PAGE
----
Author: Jean Luc Vilmouth
Location: Yamamoto Cho (Myagi province, Japan)
“What do we do now?”, asked French artist Jean-Luc Vilmouth (1952 - 2015) when observing the chaos that followed the 2010 earthquake in Japan. Shot on March 11th 2011 - precisely one year after the catastrophe - his film Lunch Time is set in Yamamoto Cho, a town particularly affected by the tsunami and located in the Myagi province, only 50 kilometres away from the nuclear power station of Fukushima. The one hour film documents the unorthodox performance orchestrated by the artist - a lunch on the beach - during which each guest was asked to bring the very same dish he/she had cooked or eaten just before the tsunami. The film - both absurd and tragic - reflects on the power of food, togetherness, shared memories and common experiences. 
Author: David Hertz, Massimo Bottura and Ale Forbes
Location: Rio de Janeiro (Brazil)
Embracing the ongoing social gastronomy movement that questions the global food system and proposes to fight poverty and social exclusion through food, the restaurant Refettorio Gastromotiva in Rio de Janeiro (Brazil) was founded in 2015 by chefs David Hertz and Massimo Bottura, together with journalist Ale Forbes. For its launch, the restaurant collaborated with designers Campana Brothers and Maneco Quinderé to realise an interior that features large rectangular canteen tables around which guests can enjoy communal meals. Condemning food waste, the concept rests upon the meaning of the word refettorio - which comes from the Latin term reficere (recuperate, restore). Goal of Refettorio Gastromotiva however is not only to save and reuse food, but most importantly to “restore people’s dignity”. In fact, working closely with local communities as well as internationally renowned chefs, artists and athletes, the project provides food for homeless people and runs educational workshops to encourage young culinary talents of the favelas of Rio.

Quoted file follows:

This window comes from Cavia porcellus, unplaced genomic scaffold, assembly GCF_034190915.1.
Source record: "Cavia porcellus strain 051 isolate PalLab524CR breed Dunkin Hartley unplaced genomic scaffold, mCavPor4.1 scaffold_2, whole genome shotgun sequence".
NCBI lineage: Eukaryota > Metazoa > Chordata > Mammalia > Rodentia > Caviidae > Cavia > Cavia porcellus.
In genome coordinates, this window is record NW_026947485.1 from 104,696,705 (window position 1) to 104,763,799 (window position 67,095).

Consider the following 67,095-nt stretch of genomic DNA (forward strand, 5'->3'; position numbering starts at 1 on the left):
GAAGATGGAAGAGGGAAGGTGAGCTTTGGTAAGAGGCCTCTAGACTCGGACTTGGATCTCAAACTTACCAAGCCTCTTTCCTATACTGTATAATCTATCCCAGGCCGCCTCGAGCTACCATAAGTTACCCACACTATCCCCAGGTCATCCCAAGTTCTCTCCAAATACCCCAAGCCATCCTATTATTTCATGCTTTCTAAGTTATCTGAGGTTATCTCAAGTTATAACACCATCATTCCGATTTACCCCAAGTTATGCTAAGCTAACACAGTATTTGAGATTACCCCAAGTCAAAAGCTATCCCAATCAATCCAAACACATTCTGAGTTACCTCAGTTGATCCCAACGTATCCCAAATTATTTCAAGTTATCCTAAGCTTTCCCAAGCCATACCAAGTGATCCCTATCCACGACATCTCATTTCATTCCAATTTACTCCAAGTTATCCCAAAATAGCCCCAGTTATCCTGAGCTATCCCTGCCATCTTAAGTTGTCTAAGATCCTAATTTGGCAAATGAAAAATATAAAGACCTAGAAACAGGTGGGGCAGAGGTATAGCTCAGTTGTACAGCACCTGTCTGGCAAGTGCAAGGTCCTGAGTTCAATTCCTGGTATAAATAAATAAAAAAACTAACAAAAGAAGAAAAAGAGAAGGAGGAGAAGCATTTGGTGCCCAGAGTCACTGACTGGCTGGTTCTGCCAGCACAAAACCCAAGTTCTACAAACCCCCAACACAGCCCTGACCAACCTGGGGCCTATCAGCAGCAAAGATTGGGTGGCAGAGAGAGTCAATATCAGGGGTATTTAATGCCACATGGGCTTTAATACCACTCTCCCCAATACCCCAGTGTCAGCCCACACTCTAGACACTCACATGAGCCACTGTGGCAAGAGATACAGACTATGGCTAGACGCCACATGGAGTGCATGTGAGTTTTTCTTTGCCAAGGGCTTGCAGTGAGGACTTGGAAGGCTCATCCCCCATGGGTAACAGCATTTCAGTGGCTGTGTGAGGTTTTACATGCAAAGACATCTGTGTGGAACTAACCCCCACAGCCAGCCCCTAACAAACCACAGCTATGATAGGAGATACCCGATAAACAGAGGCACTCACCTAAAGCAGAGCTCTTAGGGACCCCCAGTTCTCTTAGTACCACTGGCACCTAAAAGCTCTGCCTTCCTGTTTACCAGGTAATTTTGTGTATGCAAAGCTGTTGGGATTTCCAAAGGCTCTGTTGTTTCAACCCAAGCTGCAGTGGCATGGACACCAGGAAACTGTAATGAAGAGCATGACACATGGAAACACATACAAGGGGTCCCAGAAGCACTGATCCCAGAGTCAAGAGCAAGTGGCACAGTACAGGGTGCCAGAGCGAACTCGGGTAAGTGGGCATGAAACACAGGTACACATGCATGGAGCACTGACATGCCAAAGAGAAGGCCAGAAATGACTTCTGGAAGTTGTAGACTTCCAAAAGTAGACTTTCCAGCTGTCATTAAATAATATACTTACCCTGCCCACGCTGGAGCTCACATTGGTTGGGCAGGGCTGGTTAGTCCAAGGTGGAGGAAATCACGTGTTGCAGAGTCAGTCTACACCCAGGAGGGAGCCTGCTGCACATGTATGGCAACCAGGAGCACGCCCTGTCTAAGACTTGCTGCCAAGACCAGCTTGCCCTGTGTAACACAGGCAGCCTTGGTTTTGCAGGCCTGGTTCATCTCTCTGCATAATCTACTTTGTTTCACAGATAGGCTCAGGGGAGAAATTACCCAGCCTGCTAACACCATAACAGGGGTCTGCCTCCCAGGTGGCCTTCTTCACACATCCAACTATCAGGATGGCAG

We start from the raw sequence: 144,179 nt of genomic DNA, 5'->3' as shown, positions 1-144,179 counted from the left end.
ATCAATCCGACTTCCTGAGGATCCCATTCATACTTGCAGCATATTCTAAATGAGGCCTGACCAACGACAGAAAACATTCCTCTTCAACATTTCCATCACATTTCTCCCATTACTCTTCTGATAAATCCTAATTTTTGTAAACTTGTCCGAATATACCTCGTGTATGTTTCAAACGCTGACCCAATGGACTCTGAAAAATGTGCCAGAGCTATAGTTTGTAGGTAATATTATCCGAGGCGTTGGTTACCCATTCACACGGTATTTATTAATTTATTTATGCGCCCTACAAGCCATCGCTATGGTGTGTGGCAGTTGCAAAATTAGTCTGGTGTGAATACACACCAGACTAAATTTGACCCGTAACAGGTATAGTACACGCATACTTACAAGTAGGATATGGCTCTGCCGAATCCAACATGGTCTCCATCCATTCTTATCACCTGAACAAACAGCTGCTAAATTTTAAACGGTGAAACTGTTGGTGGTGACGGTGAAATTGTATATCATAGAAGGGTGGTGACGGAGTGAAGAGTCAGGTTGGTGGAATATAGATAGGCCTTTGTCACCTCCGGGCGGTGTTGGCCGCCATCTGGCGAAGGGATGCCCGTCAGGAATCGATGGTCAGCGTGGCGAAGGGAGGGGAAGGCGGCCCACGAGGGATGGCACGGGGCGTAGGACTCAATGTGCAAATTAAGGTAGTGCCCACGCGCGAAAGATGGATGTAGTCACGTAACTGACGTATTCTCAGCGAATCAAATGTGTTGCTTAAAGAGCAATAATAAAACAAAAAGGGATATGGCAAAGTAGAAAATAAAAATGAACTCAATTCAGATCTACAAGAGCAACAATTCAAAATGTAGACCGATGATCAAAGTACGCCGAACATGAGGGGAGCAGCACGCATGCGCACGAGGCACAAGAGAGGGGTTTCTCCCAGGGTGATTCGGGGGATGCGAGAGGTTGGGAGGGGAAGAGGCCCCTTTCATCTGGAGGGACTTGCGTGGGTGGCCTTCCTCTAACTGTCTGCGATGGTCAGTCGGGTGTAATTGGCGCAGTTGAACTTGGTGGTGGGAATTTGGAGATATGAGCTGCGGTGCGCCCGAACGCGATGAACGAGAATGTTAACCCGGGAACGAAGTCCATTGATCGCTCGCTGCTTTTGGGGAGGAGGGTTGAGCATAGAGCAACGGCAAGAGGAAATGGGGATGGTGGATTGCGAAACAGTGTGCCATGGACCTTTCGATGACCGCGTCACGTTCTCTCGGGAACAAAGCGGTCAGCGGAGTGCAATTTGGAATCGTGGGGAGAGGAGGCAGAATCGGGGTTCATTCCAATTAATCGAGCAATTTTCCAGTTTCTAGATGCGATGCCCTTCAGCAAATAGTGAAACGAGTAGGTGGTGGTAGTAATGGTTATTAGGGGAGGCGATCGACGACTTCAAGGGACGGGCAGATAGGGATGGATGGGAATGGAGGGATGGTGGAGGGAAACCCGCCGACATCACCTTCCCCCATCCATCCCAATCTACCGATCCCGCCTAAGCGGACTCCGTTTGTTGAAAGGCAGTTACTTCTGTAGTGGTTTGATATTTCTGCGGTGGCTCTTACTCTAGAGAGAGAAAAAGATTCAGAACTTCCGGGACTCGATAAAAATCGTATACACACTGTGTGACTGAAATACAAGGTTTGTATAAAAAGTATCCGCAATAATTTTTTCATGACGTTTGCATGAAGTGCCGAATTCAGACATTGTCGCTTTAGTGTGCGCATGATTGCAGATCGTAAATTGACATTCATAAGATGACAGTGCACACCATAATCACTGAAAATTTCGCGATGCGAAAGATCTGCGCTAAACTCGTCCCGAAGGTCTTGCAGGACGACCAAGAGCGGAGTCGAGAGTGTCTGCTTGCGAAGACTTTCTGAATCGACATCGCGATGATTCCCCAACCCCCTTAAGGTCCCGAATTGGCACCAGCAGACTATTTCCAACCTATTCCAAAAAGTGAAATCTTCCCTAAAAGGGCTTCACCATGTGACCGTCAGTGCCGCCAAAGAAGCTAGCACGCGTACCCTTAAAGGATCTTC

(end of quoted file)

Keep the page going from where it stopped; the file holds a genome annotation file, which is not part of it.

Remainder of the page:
more information about the project and the excavations (2010 and 2016) here;  source;  “Conversazione fra Binazzi, Branzi, Celant, La Pietra, Mendini, Natalini, Raggi e Sottsass Jr.”, Casabella, 1975, p.19; [h] Catharine Rossi, “From East to West and Back Again: Utopianism in Italian Radical Design”, in Hippie Modernism – The Struggle for Utopia, Oct. 24 2015 – Feb. 28 2016, exhibition catalogue, Walker Art Center, Minneapolis, 2015, p. 65;  "Conversazione fra Binazzi, Branzi, Celant, La Pietra, Mendini, Natalini, Raggi e Sottsass Jr.”, Casabella, 1975, p.19;  “Al di fuori del design: Global Tools scuola di non-architettura”, Casabella, 1975, p. 17;  with members of Archizoom, Superstudio groups, the Zziggurats, as well as Andrea Branzi, Ugo la Pietra but also friends, volunteers and “people just curious”;  more information here;  visit the artist's website here;
COVER_Visual for a dining table concept by studio no-to-scale © studio no-to-scale; 1_Daniel Spoerri during the The Burial of a Trick-Picture, April 23rd 1983 © David Boeno / SDTP; 2_Seminario Global Tools 'La festa dei vivi e dei morti', Sambuca Val di Pesa (FI), 1-4 Novembre 1974 - source; 3_Still from Lunch Time, 2011/2014 Jean Luc Vilmouth, Production Corinne Castel avec la collaboration de Asami Nishimura, film HD, 51: 30 mn © Jean Luc Vilmouth; 4_Refettorio Gastromotiva © Angelo Dal Bó;